Comparing geosynchronous relativistic electron prediction models

Author: K.L. Perry, G.P. Ginet, Alan G. Ling and R.V. Hilmer
Date: 
December 2, 2010
Type: 
Journal Article
Venue: 
Space Weather
Citation: 

Perry, K.L., G.P. Ginet, A.G. Ling, and R.V. Hilmer (2010), Comparing geosynchronous relativistic electron prediction models, Space Weather; 8,S12002, doi:10.1029/2010SW000581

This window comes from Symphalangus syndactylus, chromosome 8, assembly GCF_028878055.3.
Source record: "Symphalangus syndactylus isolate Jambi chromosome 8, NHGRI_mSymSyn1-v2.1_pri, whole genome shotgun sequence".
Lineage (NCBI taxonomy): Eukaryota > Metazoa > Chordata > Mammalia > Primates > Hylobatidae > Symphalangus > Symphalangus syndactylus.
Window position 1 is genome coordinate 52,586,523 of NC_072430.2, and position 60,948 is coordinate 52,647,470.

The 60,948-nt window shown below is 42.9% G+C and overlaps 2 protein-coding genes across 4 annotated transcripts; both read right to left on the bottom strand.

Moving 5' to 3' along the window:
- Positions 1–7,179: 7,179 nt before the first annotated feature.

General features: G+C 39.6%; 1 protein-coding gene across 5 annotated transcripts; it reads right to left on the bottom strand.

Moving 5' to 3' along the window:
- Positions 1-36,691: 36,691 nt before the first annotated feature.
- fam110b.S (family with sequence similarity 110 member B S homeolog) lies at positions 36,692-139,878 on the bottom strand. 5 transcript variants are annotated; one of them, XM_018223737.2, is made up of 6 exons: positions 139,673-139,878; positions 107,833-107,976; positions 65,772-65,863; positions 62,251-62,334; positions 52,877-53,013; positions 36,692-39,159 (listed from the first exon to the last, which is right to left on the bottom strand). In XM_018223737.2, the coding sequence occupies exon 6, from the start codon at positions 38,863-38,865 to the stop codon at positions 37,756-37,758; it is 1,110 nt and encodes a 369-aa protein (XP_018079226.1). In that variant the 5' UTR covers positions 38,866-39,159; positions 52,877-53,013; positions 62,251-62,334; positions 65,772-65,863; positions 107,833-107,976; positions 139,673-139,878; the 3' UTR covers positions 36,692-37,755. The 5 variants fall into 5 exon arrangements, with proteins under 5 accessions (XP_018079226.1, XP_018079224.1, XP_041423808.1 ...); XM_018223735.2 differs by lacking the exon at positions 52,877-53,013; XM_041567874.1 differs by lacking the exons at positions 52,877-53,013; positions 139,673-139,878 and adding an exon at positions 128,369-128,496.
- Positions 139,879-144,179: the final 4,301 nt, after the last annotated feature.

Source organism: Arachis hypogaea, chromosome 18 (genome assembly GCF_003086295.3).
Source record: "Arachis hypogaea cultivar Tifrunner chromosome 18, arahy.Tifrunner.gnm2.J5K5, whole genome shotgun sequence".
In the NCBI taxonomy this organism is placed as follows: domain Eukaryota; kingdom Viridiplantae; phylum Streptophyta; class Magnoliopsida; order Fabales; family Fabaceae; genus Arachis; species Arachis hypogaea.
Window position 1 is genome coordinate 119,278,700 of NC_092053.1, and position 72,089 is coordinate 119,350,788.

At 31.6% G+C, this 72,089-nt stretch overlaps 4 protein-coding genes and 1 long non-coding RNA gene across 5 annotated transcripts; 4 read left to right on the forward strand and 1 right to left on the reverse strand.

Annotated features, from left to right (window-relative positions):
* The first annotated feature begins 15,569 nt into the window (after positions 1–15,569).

Extended periods of relativistic electron intensity at geosynchronous orbit can create severe deep-charging hazards for satellites. Over the last 20 years a number of models have been developed to predict electron flux levels using solar wind and geomagnetic indices as inputs. We analyze the results of several of these including the Relativistic Electron Forecast Model based on the linear prediction filter technique, a neural network algorithm, and the physics-based diffusion method. Analyses using the methods of simple persistence and recurrence (based on the 27 day solar rotation) are also included as performance baselines. Comparisons are made to the GOES > 2 MeV electron flux to determine which model or method gives the best +1, +2, and +3 day forecasts of average daily flux during the interval 1996–2008. Model inputs include combinations of ΣKp, the daily average solar wind speed, and daily average > 2 MeV electron fluxes for one day or multiple days prior to the forecast days of interest. Prediction efficiencies are calculated for 6 month intervals. After evaluating all the models, there was no clear winner; each model did well at different phases of the solar cycle. All models perform their best during the inclining phase of solar minimum but not as well during solar maximum and the declining phase of solar minimum. While persistence is respectable for +1 day prediction, models clearly give superior +2 and +3 day predictions and should be used to obtain those forecasts.